The all-new Mercedes-Benz C-Class Estate isn’t the most PetrolBloggy of cars. For a start, it’s too expensive, with prices starting from £28,055, but rising considerably once you’ve selected the right engine and a few must-have accessories. Indeed – based on our experience in Germany this week – you really need the C250 BlueTEC diesel in either Sport or AMG Line trim, by which time the list price has risen beyond £35,000.
In truth, the new Mercedes-Benz C-Class Estate is a bit good, feeling every inch like a fun-size S-Class with a snail house on the back. Take the interior, which makes a mockery of the claims made by the sub-premium brands who have lofty ambitions of taking on the Germans. Yes, the also-rans are improving, but so too is Mercedes-Benz. The interior of the C-Class Estate simply oozes sophistication, quality and opulence. The gulf in class is still there.
It’s not a cheap car. In fact, by the time you’d added some must-have options, the C-Class Estate can quickly become more expensive than the more practical E-Class Estate, A6 Avant and 5 Series Touring.
But that’s missing the point, because for the sheer sense of occasion associated with driving this car, the C-Class Estate is without peers. And for the people of Surrey and Scotland, it’s quite possibly the only premium compact saloon they should buy.
Allow PetrolBlog to explain.
Firstly, the C-Class Estate doesn’t feature just any old air-conditioning system. Oh no, this air con is guided by space, making the C-Class the only car in its class with space-age climate control.
What this means is that the C-Class Estate can recognise when the vehicle is about to enter a tunnel, where it will automatically close the air recirculation flap, protecting its occupants from nasty tunnel fumes, gases, particles and Steve Wright in the afternoon. Then, as soon as you’ve exited the tunnel, the flaps open again. Simple. And quite clever.
Sounds like a small thing, but as anyone who has driven through a Swiss tunnel in an open top car will tell you, the pollution can be pretty grim. You only need to touch the end of your nose, in the way that allows you to check your nostrils without actually picking your nose, to discover how black things can be.
Which means that anyone who drives through the Hindhead Tunnel in Surrey – which is the UK’s longest road tunnel – can enjoy dirt-free nostrils for eternity. Of course, the cheaper way would be to forgo the temptations of the C-Class Estate and stick with your existing car, remembering to shut the recirculation flap for yourself. You know, like in the days when drivers actually thought for themselves.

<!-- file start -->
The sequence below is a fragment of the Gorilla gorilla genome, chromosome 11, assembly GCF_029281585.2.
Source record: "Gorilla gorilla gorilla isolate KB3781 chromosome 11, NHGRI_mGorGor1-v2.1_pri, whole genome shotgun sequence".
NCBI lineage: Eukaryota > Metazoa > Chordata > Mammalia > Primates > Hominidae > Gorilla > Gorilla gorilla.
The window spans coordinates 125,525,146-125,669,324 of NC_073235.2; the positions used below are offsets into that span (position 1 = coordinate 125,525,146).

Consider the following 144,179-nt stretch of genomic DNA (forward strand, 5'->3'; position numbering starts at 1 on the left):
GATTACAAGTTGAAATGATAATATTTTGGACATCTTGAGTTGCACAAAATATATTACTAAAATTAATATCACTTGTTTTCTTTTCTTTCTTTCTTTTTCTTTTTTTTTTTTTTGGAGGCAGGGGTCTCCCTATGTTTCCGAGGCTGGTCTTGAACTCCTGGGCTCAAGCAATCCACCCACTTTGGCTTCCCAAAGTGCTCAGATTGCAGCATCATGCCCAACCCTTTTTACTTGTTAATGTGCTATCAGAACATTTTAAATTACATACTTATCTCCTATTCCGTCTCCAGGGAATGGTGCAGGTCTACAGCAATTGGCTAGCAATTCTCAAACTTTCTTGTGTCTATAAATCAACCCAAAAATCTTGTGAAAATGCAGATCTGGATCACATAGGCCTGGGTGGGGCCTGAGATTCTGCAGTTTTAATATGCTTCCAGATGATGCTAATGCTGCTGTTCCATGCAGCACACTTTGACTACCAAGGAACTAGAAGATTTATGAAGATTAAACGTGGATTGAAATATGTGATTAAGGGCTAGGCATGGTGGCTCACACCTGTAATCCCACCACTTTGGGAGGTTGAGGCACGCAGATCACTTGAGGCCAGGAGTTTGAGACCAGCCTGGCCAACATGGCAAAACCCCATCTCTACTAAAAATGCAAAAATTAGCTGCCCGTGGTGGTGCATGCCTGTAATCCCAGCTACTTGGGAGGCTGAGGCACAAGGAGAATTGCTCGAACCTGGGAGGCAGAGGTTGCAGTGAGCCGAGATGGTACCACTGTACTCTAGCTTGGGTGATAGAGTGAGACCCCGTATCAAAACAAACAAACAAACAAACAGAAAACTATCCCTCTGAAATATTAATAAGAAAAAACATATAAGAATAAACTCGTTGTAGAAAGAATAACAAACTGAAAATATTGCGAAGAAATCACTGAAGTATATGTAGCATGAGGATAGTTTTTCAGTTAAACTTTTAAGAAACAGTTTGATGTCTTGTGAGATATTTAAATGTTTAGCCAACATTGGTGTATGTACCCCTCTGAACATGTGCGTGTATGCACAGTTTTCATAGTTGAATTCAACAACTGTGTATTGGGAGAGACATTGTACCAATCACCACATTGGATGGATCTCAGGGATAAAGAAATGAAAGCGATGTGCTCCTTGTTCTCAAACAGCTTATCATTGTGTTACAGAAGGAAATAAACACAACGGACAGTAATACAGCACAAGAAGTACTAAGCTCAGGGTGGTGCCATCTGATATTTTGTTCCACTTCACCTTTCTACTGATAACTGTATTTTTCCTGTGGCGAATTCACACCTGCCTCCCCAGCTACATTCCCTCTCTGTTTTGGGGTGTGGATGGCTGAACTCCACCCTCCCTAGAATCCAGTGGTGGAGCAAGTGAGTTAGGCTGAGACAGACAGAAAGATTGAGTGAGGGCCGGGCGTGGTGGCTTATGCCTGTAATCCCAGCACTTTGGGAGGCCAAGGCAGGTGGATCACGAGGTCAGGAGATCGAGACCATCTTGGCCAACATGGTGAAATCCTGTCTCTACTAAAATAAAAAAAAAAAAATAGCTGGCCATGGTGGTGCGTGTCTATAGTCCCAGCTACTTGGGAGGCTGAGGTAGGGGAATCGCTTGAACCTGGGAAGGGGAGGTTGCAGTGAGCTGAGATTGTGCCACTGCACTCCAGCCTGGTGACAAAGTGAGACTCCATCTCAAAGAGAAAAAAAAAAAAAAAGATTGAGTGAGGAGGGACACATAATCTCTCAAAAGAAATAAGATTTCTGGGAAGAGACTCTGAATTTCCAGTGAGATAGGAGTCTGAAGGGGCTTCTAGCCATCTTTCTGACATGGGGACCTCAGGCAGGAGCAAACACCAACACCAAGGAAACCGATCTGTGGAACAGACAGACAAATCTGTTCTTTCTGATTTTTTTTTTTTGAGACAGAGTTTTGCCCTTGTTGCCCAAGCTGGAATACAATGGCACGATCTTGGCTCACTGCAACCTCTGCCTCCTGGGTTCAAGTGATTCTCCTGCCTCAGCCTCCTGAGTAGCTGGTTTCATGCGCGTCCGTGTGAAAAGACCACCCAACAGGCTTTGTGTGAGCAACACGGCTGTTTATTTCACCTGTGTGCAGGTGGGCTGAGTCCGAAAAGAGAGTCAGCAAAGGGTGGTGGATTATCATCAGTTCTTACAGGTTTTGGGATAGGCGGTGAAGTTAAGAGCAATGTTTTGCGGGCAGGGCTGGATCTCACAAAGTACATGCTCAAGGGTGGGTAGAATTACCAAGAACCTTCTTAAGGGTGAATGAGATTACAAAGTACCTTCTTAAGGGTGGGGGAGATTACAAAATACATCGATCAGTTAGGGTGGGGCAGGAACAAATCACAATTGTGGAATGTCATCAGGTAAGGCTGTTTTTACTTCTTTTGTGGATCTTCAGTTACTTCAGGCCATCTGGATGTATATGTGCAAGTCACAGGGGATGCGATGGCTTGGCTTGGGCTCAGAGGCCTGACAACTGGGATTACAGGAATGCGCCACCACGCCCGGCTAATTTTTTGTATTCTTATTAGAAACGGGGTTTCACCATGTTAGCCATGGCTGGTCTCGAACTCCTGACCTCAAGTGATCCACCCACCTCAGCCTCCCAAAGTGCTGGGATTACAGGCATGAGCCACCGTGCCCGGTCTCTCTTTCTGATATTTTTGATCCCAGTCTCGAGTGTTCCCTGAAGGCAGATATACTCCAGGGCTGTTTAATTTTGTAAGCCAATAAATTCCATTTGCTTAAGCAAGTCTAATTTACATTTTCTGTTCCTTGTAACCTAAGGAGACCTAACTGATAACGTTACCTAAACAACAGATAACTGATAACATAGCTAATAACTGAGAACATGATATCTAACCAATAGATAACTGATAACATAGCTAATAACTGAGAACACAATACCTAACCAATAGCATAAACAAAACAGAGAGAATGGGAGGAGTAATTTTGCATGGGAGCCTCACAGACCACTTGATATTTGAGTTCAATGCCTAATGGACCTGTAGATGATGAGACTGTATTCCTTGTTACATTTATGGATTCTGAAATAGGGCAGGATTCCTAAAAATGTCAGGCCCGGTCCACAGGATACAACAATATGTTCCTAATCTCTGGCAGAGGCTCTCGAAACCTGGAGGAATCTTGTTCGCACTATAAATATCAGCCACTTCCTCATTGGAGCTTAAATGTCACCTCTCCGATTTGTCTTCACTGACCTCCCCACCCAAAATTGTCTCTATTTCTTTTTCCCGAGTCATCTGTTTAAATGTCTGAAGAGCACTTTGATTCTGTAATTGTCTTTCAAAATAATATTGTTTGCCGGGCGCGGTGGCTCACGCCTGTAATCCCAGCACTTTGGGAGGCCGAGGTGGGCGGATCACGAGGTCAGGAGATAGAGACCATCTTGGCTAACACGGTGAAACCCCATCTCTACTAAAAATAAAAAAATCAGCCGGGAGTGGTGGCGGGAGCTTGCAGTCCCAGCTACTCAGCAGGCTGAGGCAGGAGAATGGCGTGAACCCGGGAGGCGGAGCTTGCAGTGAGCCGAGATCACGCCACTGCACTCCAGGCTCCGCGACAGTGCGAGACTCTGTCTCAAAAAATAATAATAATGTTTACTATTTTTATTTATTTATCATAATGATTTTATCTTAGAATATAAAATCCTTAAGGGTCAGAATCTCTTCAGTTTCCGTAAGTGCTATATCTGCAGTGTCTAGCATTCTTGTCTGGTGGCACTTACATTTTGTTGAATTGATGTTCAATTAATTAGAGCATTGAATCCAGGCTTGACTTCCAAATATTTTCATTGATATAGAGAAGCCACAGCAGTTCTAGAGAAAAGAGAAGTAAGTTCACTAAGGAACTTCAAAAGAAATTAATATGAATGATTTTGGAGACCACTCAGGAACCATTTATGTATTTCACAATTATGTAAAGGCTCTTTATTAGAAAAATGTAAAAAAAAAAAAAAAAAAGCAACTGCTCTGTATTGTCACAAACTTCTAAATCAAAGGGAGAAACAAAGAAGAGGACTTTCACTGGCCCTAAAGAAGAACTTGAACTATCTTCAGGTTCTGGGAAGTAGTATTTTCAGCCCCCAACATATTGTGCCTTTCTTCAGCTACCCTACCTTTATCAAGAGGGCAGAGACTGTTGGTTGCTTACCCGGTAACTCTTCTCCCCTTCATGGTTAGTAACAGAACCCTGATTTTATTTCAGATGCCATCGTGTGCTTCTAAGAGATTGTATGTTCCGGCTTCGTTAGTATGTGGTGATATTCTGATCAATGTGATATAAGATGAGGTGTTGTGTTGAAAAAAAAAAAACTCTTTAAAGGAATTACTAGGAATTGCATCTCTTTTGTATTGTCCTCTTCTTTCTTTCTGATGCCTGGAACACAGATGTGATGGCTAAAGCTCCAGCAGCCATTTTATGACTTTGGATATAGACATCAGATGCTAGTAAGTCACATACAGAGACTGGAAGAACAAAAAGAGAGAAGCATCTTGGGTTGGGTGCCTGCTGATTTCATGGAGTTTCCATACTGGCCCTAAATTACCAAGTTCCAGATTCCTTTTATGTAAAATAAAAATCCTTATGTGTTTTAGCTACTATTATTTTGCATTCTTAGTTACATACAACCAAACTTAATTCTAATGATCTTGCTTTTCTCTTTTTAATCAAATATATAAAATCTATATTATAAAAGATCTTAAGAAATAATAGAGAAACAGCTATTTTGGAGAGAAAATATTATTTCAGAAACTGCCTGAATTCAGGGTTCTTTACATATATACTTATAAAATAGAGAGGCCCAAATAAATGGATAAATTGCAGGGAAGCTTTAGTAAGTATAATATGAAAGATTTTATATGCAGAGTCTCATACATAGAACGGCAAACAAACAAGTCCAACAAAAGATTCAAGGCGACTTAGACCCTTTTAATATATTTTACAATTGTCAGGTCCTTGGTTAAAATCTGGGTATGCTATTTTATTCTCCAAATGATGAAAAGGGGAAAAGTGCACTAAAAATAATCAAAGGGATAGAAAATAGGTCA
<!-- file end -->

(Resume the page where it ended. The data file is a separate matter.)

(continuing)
So that’s the people of Surrey sorted, but what about our friends in Scotland?
Well, a recent survey by the AA – Britain’s fourth best breakdown service, or something – suggested that the roads in Scotland are the worst in Britain, beating Yorkshire and Humberside into an unwelcome second place. In fact, the roads in Scotland are so riddled with potholes and crevices, that one Scot was forced to berate the minister for roads, shouting, “I’ll gie ye a skelpit lug”, before finishing with “do yer dinger”.
But with the C-Class Estate, such frustration and incomprehensible mutterings could be a thing of the past and it’s all thanks to a thing called AirMATIC. Or, to give it it’s full name, AirMATIC Agility Package. Sorry, Mercedes-Benz, but you’ve clearly missed a trick here. You should have called it ‘The Supremely Comfortable, New Benchmark For the Sector, Air Suspension Package’. It really is that good.
At £895 for the upgrade to AirMATIC, it’s roughly the same amount that we tend to spend on complete cars here at PBHQ, but it’s arguably the best optional extra box you’ll ever tick. It offers electronically controlled, continuous variable damping at the front and rear, with the driver able to select between Comfort, Eco, Sport and Sport Plus.
So often, we have to report that we can find no discernible difference between such modes, but in the case of the C-Class Estate, that just isn’t the case. Comfort really means comfort and for once, it would be our default choice, rather than our usual favourite: Sport.
The ride height adjusts automatically to suit the speed and road conditions, lowering the vehicle on motorways to reduce fuel consumption and to ensure safe handling. You can also raise the ride height for speed bumps and to smooth out rough roads.
It works. Like, really works. Potholes, cats eyes and creases in the road are ironed-out, transforming even the harshest roads into a veritable ribbon of velvet. It’s exceptional and works in tandem with the opulent interior to create a sense of occasion unrivalled in the sector. You can buy cheaper, you can buy cars with more space and you can buy sharper driving tools, but the C-Class Estate just has that certain something.
So if you live in Scotland or Surrey, the new Mercedes-Benz C-Class Estate is the new car for you. And as you can see, it looks far better than a crossover or SUV. Premium estate cars rock. Fact.
If you’re within shouting distance of the Hindhead Tunnel, Sandown Mercedes offers a spectacular range of Mercedes C-Class finance offers.
Alternatively, if you happen to be a PetrolBlog reader from Scotland or Surrey, wait a few years and snap up a bargain C-Class Estate from the classifieds. Just make sure it has the AirMATIC suspension fitted. It’s the best thing since sliced haggis.
The full review of the Mercedes-Benz C-Class Estate will follow on MSN Cars soon.